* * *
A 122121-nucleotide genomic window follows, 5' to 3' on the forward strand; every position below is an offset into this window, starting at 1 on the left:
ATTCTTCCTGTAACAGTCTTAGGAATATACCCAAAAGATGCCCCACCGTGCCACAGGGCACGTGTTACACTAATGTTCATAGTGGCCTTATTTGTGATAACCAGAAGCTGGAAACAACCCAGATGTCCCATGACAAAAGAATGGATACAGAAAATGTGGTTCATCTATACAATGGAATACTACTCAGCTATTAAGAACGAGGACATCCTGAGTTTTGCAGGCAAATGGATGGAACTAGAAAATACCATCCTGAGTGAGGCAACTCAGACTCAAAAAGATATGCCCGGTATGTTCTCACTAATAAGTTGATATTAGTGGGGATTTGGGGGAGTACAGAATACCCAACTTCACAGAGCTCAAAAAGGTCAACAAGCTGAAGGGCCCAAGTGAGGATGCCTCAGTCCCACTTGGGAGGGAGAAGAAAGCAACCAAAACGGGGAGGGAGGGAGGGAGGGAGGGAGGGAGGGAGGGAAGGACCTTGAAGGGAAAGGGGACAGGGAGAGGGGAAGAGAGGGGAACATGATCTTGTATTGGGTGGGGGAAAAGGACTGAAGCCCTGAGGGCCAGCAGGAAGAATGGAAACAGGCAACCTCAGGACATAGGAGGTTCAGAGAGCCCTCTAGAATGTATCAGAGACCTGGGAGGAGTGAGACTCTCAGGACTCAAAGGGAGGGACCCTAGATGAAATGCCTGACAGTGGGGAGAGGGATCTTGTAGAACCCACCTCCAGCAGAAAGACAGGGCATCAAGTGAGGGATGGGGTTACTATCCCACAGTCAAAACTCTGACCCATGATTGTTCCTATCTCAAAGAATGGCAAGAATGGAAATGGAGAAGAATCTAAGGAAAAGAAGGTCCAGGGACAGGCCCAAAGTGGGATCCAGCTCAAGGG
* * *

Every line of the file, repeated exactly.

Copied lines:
A 122121-nucleotide genomic window follows, 5' to 3' on the forward strand; every position below is an offset into this window, starting at 1 on the left:
ATTCTTCCTGTAACAGTCTTAGGAATATACCCAAAAGATGCCCCACCGTGCCACAGGGCACGTGTTACACTAATGTTCATAGTGGCCTTATTTGTGATAACCAGAAGCTGGAAACAACCCAGATGTCCCATGACAAAAGAATGGATACAGAAAATGTGGTTCATCTATACAATGGAATACTACTCAGCTATTAAGAACGAGGACATCCTGAGTTTTGCAGGCAAATGGATGGAACTAGAAAATACCATCCTGAGTGAGGCAACTCAGACTCAAAAAGATATGCCCGGTATGTTCTCACTAATAAGTTGATATTAGTGGGGATTTGGGGGAGTACAGAATACCCAACTTCACAGAGCTCAAAAAGGTCAACAAGCTGAAGGGCCCAAGTGAGGATGCCTCAGTCCCACTTGGGAGGGAGAAGAAAGCAACCAAAACGGGGAGGGAGGGAGGGAGGGAGGGAGGGAGGGAGGGAAGGACCTTGAAGGGAAAGGGGACAGGGAGAGGGGAAGAGAGGGGAACATGATCTTGTATTGGGTGGGGGAAAAGGACTGAAGCCCTGAGGGCCAGCAGGAAGAATGGAAACAGGCAACCTCAGGACATAGGAGGTTCAGAGAGCCCTCTAGAATGTATCAGAGACCTGGGAGGAGTGAGACTCTCAGGACTCAAAGGGAGGGACCCTAGATGAAATGCCTGACAGTGGGGAGAGGGATCTTGTAGAACCCACCTCCAGCAGAAAGACAGGGCATCAAGTGAGGGATGGGGTTACTATCCCACAGTCAAAACTCTGACCCATGATTGTTCCTATCTCAAAGAATGGCAAGAATGGAAATGGAGAAGAATCTAAGGAAAAGAAGGTCCAGGGACAGGCCCAAAGTGGGATCCAGCTCAAGGG